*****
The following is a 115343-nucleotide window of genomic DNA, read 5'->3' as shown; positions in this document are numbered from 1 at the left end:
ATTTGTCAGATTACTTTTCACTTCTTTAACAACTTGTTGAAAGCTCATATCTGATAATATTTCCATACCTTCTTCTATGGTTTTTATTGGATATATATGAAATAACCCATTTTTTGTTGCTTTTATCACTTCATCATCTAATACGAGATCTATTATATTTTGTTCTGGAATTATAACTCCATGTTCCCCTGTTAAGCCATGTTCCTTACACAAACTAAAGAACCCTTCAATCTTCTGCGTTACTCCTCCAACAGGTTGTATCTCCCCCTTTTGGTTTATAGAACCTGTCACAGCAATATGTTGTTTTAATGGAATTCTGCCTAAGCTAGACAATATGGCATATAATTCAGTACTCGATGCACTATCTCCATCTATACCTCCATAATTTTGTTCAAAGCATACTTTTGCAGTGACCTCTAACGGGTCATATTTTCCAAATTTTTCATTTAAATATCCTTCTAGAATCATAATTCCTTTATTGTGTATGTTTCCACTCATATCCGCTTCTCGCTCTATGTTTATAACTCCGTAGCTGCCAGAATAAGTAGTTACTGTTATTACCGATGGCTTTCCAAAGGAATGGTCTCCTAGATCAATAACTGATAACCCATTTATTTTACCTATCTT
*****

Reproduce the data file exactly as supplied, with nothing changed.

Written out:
The following is a 115343-nucleotide window of genomic DNA, read 5'->3' as shown; positions in this document are numbered from 1 at the left end:
ATTTGTCAGATTACTTTTCACTTCTTTAACAACTTGTTGAAAGCTCATATCTGATAATATTTCCATACCTTCTTCTATGGTTTTTATTGGATATATATGAAATAACCCATTTTTTGTTGCTTTTATCACTTCATCATCTAATACGAGATCTATTATATTTTGTTCTGGAATTATAACTCCATGTTCCCCTGTTAAGCCATGTTCCTTACACAAACTAAAGAACCCTTCAATCTTCTGCGTTACTCCTCCAACAGGTTGTATCTCCCCCTTTTGGTTTATAGAACCTGTCACAGCAATATGTTGTTTTAATGGAATTCTGCCTAAGCTAGACAATATGGCATATAATTCAGTACTCGATGCACTATCTCCATCTATACCTCCATAATTTTGTTCAAAGCATACTTTTGCAGTGACCTCTAACGGGTCATATTTTCCAAATTTTTCATTTAAATATCCTTCTAGAATCATAATTCCTTTATTGTGTATGTTTCCACTCATATCCGCTTCTCGCTCTATGTTTATAACTCCGTAGCTGCCAGAATAAGTAGTTACTGTTATTACCGATGGCTTTCCAAAGGAATGGTCTCCTAGATCAATAACTGATAACCCATTTATTTTACCTATCTT